Taking Control of Your Goods

Two white lorries following each other down the motorway


"My suppliers insure the goods"

If you think your supplier is insuring the goods free of charge , you're mistaken.  They are paying to insure and are probably passing on this undisclosed cost to you - in their invoice!  As regards the cover, where purchasers require the supplier to insure the goods on their behalf, minimum obligations may see the goods insured to the UK port/airport only, not to their premises (e.g. Cost, Insurance & Freight (CIF) terms).  Sellers are not obliged to provide comprehensive insurance, and this leads to possible uninsured losses.

Then there's the financial security of the insurer.  Not all countries demand the same level of financial security from their insurers as the UK, and this could result in unpaid claims.

What about service?  Who will advise and help you pursue a claim?  Will a delay in settlement affect your cash flow?  What if you have to deal with an overseas insurer?  Just when your business is suffering the disruption of goods not arriving or being damaged, you may have to deal with another time zone, culture and language.  A significant benefit of you insuring via a specialist broker is that you are the client and your broker acts for you.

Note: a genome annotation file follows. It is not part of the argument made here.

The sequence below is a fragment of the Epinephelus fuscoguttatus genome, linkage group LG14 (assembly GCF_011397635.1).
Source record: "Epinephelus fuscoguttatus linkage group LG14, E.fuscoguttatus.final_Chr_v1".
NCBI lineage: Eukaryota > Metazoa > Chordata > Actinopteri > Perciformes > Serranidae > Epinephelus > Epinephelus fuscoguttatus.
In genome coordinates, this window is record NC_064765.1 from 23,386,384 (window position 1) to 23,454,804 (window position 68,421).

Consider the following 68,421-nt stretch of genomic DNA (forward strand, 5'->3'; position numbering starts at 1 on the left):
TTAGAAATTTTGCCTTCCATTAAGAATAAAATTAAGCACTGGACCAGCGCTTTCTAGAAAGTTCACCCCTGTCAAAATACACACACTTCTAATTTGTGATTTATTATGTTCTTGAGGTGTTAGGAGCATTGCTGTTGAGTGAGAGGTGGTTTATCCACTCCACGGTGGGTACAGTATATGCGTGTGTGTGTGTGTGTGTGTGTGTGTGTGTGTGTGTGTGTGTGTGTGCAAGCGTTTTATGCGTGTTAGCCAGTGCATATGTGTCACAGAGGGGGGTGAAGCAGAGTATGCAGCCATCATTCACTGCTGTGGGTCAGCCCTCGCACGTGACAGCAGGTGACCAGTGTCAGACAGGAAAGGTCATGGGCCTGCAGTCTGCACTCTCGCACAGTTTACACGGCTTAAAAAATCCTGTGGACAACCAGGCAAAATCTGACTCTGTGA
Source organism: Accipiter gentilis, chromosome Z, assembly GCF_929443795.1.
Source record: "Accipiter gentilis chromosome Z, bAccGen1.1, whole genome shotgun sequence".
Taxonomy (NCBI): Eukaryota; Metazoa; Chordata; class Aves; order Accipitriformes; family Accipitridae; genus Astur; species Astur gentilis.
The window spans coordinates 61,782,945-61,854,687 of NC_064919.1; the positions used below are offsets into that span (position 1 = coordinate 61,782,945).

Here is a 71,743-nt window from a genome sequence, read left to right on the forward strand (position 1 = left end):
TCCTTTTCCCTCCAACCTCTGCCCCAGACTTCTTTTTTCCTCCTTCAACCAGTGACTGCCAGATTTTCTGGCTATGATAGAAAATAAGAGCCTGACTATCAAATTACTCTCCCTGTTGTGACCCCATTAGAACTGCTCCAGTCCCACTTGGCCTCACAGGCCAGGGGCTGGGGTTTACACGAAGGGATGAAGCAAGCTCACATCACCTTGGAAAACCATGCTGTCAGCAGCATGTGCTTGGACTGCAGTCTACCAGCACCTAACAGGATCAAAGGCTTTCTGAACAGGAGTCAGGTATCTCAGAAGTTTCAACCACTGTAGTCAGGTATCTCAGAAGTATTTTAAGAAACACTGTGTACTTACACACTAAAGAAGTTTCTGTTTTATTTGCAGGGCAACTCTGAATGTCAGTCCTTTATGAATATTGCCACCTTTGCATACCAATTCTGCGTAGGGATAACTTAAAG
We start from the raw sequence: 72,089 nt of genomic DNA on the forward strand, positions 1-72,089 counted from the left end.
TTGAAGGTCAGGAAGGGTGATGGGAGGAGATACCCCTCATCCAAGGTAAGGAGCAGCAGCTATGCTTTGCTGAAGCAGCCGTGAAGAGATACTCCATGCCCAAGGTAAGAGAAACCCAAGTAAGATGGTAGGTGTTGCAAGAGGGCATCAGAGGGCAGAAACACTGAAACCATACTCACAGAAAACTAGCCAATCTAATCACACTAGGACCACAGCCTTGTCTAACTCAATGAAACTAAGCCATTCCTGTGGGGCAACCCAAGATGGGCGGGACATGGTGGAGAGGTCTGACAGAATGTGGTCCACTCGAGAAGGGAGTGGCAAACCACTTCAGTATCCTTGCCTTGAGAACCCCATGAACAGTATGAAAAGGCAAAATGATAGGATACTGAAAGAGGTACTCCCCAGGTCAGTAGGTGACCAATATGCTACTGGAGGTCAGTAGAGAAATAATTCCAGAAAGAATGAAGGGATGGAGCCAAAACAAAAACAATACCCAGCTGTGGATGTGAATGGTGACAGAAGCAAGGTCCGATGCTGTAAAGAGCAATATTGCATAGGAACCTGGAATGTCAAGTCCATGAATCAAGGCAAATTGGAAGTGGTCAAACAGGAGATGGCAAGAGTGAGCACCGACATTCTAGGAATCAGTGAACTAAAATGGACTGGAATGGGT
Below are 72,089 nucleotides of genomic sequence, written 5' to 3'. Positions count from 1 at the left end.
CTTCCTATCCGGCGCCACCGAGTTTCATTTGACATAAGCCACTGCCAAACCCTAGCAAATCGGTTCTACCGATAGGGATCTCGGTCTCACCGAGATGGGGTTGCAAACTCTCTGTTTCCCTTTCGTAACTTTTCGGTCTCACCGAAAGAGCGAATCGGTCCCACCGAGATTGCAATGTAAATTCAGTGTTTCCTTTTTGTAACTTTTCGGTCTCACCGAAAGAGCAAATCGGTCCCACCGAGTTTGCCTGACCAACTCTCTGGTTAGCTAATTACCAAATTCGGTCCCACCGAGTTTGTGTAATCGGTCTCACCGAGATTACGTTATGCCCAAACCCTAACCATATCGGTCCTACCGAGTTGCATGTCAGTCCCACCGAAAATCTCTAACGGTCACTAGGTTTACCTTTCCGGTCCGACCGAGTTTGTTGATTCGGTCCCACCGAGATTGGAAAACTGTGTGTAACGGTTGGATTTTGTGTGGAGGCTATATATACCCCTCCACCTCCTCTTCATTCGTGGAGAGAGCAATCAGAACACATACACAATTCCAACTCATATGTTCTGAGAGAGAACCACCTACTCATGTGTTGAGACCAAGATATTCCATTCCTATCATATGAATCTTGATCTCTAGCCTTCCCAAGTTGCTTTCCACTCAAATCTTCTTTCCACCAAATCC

"I leave it my buyers to insure the goods."

Why not make life easy for your buyer?  If you include marine insurance in your sales package, your customers will thank you.  If your competitors offer this service and you don't, you may lose business.  Further, if you arrange the insurance, it can be tailored to your needs and those specific to your customers.

If the goods arrive damaged, who will your customer complain to?  You!  Your customers may have basic insurance but why should they risk increased premiums when they can pursue a claim against you?  They may push you to supply a replacement at cost, meaning that you've worked twice for one profit, that your first shipment is uninsured and you've made a loss on the whole transaction.


"If there is a loss or damage, the carrier will pay in full."

This is unlikely.  Most carriers operate under conditions which restrict their liability and impose time limits for notifying and quantifying claims.  The majority of carriers in the UK operate under RHA conditions which restrict liability to £1.30 per kilo.  A similar situation applies with international transits, where an International Convention applies.

"My carrier insures the goods for me."

Only if they have the facility to do so and only if you have specifically requested insurance.  Can you be sure that adequate insurance is in place at a reasonable premium?  Do you receive a policy or a summary only?  Most importantly, carriers who arrange insurance are no longer required to be authorised and regulated by the Financial Services Authority.

For more information please contact us.